Election 2016: An issue of worldviews, platforms
As the 2016 presidential campaign moves closer to its conclusion, the personal attacks against GOP candidate Donald Trump have intensified. Robert Knight, a senior fellow at the American Civil Rights Union and a columnist for OneNewsNow, admits it’s distracting for voters – but wants them to remember that “what really counts is what’s going to happen” when one or the other is elected.
“There couldn’t be a more opposite worldview from each one of them,” he begins. “Franklin Graham mentioned this in a rally at Richmond, Virginia, … this week [when] he said folks [should] look at the two platforms of the parties, compare the two, and then vote according to your biblical principles.”
And according to the columnist, it’s pretty easy to discern which worldview more closely follows the Bible.
“One of the platforms preserves religious liberty, lowers taxes, preserves the rights of parents, opposes abortion funding, etcetera, etcetera,” he explains. “The other expands the government, expands taxes, expands abortion to where Americans are forced to pay for it, and embraces the entire radical homosexual agenda.”
Wicker: It’s not complicated
The personal attacks against Trump over the past couple of weeks have included release of an 11-year-old video of him making lewd comments about women; and several women claiming that he sexually assaulted them many years ago but not bothering to come forward until now. Nevertheless, Senator Roger Wicker (R-Mississippi) wholeheartedly supports Trump – and doing so, he says, isn’t complicated.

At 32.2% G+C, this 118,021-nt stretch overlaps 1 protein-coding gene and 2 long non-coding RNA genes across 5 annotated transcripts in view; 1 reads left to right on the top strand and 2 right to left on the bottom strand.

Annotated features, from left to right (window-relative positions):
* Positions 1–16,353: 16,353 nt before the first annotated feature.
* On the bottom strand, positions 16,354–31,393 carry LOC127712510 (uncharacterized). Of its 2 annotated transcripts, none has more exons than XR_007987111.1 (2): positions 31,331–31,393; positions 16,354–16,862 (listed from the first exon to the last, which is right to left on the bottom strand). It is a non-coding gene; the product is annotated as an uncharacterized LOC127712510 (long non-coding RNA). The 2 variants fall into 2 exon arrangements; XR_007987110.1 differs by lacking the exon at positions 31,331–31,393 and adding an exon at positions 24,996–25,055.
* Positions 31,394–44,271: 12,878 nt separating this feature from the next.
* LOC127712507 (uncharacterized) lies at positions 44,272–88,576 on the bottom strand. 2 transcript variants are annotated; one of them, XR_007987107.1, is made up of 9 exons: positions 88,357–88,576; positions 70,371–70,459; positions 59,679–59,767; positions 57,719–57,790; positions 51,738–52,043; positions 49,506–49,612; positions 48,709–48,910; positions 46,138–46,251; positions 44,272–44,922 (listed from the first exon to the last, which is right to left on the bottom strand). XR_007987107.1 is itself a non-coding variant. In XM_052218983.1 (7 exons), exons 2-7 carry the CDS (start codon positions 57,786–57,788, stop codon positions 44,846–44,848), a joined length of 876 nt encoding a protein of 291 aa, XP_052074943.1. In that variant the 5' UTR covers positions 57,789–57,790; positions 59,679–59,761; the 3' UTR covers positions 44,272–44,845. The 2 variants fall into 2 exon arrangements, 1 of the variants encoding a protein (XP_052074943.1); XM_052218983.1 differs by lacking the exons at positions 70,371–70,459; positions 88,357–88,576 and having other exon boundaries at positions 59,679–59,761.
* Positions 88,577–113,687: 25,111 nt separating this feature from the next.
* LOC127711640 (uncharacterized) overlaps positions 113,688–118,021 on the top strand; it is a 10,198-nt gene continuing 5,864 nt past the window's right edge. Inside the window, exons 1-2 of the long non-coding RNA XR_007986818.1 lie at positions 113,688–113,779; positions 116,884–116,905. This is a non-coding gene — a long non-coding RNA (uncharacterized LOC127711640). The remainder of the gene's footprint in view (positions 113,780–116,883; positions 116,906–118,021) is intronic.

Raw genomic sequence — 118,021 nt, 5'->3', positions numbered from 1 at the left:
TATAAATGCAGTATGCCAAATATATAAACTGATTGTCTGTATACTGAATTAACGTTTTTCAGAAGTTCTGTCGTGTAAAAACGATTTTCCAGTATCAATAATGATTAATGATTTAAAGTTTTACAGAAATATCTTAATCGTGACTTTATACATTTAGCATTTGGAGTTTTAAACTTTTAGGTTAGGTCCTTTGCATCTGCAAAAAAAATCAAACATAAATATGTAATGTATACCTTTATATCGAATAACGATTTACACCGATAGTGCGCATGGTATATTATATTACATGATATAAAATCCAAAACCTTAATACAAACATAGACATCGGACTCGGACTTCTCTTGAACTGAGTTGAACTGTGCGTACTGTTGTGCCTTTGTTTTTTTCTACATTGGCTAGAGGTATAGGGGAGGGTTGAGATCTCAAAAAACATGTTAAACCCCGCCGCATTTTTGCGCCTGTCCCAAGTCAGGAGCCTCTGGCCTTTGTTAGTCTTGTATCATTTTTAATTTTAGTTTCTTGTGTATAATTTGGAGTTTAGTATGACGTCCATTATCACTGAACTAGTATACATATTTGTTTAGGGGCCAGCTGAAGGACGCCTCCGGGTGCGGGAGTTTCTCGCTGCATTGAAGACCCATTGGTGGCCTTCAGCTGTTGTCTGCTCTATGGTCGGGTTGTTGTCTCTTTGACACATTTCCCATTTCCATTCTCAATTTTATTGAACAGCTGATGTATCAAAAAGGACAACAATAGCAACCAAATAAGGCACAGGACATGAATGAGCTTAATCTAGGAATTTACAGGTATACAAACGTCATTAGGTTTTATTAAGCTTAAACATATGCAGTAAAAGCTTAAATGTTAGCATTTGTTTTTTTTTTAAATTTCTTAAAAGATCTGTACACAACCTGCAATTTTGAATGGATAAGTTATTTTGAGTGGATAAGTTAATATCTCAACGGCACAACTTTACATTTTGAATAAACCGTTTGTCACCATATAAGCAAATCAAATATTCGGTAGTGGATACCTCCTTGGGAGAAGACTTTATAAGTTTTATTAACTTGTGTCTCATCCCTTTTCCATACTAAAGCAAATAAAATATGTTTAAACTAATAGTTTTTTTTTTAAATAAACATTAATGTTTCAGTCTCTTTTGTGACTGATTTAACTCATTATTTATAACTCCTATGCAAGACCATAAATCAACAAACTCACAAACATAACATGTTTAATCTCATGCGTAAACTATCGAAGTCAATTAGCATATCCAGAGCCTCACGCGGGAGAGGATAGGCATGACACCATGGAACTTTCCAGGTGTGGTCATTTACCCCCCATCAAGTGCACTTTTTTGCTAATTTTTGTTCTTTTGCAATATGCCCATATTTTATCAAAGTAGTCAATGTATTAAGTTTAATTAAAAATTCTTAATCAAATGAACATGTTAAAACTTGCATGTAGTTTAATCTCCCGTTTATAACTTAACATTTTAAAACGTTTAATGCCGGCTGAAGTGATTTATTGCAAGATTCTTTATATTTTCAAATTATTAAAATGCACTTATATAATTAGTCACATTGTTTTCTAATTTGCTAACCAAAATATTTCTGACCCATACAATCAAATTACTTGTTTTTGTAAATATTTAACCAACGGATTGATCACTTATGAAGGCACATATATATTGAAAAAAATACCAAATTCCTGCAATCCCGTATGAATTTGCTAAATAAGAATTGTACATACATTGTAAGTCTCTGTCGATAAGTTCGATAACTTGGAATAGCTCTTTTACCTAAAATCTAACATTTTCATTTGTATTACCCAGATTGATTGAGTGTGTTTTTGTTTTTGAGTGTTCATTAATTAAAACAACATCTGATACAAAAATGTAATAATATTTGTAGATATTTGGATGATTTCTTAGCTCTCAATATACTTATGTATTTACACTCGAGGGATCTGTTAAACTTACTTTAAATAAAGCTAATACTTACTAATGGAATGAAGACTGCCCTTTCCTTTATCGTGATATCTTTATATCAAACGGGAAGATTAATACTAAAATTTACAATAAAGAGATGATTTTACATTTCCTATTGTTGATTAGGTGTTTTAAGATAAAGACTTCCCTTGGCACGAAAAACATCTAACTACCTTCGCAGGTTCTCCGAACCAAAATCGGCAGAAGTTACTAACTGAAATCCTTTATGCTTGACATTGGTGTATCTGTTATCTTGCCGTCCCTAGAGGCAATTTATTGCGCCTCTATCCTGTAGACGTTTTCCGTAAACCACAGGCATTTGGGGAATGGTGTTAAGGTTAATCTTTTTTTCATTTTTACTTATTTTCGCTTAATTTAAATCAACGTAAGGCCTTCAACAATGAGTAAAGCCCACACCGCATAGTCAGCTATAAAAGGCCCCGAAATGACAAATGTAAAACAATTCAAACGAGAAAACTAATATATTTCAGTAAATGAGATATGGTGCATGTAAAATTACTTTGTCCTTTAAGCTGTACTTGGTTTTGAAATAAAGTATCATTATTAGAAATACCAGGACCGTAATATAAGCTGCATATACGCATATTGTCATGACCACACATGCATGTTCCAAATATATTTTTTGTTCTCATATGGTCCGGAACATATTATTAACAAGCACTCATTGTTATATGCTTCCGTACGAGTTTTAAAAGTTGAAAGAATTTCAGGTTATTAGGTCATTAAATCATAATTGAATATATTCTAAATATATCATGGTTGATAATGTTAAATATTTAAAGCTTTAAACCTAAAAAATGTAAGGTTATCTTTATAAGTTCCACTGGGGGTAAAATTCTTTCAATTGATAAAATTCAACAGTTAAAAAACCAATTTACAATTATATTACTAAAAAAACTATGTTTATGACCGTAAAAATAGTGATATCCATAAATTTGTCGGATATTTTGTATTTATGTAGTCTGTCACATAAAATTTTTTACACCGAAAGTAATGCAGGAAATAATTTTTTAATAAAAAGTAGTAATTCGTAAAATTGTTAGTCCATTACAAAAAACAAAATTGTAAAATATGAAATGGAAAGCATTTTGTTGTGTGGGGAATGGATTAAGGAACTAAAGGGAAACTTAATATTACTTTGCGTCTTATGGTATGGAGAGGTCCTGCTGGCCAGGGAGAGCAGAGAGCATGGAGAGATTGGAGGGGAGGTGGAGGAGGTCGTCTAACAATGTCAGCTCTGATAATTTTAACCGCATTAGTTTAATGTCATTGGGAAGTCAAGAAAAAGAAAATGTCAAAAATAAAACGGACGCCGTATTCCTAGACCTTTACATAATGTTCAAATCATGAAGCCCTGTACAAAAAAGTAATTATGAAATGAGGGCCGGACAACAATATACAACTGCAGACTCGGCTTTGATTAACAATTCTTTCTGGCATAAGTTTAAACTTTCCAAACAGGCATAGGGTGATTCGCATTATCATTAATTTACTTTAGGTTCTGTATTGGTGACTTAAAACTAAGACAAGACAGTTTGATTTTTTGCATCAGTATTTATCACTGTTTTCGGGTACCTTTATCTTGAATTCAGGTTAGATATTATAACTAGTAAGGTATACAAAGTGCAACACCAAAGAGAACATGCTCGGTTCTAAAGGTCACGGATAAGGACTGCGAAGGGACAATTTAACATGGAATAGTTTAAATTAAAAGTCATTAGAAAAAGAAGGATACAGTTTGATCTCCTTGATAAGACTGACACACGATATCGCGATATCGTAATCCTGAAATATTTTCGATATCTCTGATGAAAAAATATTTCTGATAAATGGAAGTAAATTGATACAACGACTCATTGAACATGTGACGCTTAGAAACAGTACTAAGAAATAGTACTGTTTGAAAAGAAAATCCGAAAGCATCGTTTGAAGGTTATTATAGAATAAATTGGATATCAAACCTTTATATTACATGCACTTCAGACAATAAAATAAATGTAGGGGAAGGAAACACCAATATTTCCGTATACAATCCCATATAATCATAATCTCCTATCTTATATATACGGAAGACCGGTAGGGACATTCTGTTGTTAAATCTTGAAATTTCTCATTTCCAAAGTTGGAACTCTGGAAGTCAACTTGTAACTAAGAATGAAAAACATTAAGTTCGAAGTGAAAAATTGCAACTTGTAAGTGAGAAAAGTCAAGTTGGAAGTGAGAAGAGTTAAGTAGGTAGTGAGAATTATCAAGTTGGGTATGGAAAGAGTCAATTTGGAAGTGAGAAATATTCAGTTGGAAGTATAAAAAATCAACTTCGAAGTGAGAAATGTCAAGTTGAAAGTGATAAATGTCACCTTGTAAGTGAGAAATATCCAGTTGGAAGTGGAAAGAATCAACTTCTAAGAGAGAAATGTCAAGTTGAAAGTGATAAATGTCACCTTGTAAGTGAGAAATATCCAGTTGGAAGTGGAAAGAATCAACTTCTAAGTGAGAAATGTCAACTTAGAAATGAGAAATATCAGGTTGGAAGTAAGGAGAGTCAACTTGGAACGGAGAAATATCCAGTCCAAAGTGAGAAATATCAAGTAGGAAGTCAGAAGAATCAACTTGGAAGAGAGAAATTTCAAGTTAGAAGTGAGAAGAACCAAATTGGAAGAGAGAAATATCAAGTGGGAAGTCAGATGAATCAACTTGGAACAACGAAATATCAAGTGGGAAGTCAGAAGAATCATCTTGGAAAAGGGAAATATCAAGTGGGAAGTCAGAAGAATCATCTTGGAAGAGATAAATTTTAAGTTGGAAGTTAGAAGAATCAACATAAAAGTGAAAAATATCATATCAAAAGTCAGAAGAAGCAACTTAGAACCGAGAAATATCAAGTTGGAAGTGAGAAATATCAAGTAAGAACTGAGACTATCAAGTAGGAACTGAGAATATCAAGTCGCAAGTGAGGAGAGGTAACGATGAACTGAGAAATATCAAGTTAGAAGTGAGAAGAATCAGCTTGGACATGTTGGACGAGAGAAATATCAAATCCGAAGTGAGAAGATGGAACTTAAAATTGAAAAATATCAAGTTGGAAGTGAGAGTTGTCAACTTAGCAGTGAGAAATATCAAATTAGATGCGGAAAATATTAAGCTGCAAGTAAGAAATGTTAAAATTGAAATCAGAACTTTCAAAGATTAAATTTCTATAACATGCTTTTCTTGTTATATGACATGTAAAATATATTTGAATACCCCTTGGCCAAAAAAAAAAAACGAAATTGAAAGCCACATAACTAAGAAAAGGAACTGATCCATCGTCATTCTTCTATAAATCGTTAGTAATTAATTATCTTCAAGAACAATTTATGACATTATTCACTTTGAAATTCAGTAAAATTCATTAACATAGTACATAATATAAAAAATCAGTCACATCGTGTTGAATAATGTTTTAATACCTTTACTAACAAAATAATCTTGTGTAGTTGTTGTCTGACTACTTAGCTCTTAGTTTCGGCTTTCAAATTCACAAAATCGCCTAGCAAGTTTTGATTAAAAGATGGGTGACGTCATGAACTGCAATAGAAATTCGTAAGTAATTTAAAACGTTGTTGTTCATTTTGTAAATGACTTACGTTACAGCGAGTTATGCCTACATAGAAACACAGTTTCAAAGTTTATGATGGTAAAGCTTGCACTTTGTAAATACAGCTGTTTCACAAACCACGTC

“On the issues of importance, Mr. Trump is right and Mrs. Clinton is wrong,” Wicker said Thursday night following a Trump rally in Tupelo, Mississippi. “Whether it’s the Supreme Court, whether it’s national security or this concept of open borders now that we know Hillary Clinton supports, Donald Trump is right – and Hillary Rodham Clinton is wrong, dead wrong, on all of those issues.”
Still, he admits being concerned that some Republicans aren’t on board with the party’s presidential nominee.
“[But] we have four weeks to pull it together, and I think if we stay on the issues – national security, border security, the Supreme Court; things that will really determine the direction of country, not only for the four years but the next few decades – then I think Republicans and conservatives and mainstream Americans will start to come home,” he tells OneNewsNow.
Wicker serves as chairman of the National Republican Senatorial Committee, which according to its website is devoted to strengthening the Republican Senate Majority and electing Republicans to the U.S. Senate.